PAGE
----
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What is a Means Test?

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  • Written By: Mary McMahon
  • Edited By: C. Wilborn
  • Last Modified Date: 29 October 2016
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A means test is an evaluation of someone's finances to determine whether or not that person qualifies for financial assistance. Means tests are used for things like finding out whether or not someone qualifies to file bankruptcy, is eligible for food stamps, or can apply to receive housing vouchers. The standards for such tests are set by the government, and they are regularly adjusted with the goal of ensuring that means tests reflect current standards of living.

In a means test, all sources of income and expenses are documented. Sometimes a means test is purely income-based, which means that people with incomes above a certain level will be automatically excluded. Other means tests consider factors like high expenses; for example, someone may have an income which appears high, but have a very high mortgage payment and other expenses. In these cases, even though someone makes a lot of money on paper, she or he may still be eligible for assistance.

The documentation used to support applications for things like food stamps, assistance with health care expenses, housing vouchers, and other aid is evaluated by a government representative who is familiar with the standards of the means test. If the person qualifies, the assistance can be authorized. If the person does not, assistance will be denied, although an opportunity to appeal may be provided.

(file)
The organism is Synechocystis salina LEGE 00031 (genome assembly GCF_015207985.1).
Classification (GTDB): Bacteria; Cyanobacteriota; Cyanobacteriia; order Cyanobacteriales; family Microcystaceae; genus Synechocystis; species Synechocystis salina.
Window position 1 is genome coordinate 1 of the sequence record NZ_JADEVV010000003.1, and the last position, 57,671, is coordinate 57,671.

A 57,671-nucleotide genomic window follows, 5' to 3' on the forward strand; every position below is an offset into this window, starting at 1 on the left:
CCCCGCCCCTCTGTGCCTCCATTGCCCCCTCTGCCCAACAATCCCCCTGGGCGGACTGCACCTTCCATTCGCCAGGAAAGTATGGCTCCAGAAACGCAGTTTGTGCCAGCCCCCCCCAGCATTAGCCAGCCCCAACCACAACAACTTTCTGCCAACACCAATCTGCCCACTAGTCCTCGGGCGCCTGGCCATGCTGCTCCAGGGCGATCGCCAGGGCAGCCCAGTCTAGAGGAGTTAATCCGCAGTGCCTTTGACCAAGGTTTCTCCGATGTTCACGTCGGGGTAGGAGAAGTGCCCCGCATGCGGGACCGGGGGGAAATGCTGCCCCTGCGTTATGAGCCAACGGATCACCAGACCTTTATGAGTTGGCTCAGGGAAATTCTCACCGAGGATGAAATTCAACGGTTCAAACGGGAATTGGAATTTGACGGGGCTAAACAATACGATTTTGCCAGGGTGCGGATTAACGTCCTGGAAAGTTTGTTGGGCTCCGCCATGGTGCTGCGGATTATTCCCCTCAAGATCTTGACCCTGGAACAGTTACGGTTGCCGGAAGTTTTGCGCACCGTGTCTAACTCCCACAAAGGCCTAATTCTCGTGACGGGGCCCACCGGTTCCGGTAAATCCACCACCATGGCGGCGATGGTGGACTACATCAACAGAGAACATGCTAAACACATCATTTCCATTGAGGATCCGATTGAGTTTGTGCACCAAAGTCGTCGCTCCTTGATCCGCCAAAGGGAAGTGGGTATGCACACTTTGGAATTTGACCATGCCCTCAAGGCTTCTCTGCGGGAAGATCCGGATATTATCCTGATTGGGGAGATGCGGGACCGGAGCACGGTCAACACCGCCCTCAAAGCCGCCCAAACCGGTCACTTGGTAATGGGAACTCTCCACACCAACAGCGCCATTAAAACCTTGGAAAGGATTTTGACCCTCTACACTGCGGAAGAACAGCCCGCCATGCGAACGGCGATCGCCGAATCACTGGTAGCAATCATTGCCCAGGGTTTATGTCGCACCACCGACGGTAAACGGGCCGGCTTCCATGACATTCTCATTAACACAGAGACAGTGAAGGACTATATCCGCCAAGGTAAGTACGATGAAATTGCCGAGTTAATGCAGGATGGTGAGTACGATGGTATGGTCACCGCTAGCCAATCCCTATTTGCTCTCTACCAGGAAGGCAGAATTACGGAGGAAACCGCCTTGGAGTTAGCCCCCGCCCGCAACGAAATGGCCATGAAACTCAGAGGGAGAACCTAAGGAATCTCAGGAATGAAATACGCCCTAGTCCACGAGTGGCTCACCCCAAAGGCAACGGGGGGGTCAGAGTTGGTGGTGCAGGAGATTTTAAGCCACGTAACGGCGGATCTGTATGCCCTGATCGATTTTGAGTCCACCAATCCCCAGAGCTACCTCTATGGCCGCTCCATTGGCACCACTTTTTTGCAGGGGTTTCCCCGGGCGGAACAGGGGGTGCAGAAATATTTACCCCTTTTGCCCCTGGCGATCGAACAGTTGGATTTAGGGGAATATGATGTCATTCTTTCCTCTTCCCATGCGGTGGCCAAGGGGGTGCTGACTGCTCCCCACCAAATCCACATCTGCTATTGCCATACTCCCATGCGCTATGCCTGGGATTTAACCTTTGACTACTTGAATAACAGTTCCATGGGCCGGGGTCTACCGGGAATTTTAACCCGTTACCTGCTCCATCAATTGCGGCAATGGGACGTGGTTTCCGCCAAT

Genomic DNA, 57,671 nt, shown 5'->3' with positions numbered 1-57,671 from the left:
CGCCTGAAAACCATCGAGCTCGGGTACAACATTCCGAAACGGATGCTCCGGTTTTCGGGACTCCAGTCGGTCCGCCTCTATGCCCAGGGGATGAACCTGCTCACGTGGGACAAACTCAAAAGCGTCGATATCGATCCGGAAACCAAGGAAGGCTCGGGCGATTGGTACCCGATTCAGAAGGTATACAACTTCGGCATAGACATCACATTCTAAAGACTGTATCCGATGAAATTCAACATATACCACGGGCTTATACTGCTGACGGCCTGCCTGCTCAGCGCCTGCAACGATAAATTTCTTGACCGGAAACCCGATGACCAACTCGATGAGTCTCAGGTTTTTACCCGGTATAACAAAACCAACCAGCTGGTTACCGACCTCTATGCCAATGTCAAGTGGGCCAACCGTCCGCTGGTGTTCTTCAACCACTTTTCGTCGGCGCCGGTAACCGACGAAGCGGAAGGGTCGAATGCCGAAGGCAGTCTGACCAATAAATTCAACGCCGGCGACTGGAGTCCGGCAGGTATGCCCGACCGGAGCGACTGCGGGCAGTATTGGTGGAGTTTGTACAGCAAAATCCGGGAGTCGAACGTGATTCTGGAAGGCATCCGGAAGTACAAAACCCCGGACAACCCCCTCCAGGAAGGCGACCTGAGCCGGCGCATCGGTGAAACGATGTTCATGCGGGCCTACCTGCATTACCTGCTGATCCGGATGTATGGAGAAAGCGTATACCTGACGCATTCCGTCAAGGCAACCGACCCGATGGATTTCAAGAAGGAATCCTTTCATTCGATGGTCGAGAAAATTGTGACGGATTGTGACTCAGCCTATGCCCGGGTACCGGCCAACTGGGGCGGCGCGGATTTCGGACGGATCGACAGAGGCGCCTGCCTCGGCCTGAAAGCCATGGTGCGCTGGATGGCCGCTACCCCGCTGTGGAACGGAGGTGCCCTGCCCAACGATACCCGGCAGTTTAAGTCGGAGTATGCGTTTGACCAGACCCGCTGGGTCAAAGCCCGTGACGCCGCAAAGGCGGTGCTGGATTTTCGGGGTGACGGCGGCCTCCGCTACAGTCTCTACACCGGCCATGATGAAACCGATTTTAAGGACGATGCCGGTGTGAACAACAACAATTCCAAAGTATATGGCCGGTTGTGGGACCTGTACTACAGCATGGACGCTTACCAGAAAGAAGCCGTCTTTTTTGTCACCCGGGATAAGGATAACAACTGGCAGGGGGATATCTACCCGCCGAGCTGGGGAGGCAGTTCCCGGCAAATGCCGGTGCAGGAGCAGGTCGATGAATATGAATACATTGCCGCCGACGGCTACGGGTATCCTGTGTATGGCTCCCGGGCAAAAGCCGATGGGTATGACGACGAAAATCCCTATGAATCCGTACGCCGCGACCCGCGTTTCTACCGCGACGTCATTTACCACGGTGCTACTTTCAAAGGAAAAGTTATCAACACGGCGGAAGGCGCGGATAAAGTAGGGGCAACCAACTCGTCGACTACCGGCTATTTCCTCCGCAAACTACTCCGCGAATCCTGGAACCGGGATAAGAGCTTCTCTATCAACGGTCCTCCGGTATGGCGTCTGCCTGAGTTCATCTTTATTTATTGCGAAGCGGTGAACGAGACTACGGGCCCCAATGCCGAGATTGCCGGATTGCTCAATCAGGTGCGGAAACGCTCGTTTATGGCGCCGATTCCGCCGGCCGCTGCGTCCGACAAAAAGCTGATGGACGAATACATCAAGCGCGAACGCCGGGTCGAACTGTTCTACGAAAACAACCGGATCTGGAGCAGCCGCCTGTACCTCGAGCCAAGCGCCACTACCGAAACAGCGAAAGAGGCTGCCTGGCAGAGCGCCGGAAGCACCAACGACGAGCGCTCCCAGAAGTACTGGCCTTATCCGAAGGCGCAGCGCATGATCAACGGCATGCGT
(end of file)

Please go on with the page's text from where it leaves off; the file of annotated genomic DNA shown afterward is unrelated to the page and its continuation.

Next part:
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The investigative process behind the means test is designed to uncover concealed income and other facts which may be relevant to the application. People who behave fraudulently in the course of applying for government assistance can be penalized, although honest mistakes will not be punished as long as they are corrected.

It is important to note that passing one means test does not automatically mean that someone will pass all such tests. The standards for each are different, and thus the process must be repeated for different kinds of assistance. For example, someone who qualifies for food stamps does not automatically qualify to file bankruptcy.

Some applicants for assistance find the means test humiliating, especially during economic downturns when many citizens are needy. People who apply for government assistance may already feel embarrassed that they have to ask for help, and the process of having income and expenses scrutinized can be uncomfortable. There may also be some resentment of the process, as people may feel that the government is treating them with suspicion instead of simply accepting that they need assistance and granting aid.

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anon118708
Post 1

My ex filed BK ch. 13 during our divorce proceedings. I am getting zero alimony since November 2009 to the present. He filed bankruptcy in February and yet claimed in his expenditure that he is giving alimony to me for $660 monthly. Alimony was given in 2007-2008, and after that it was modified to zero. How, where and who can I complain to about this fraudulent info. I am not receiving alimony as he claimed in his expenses.

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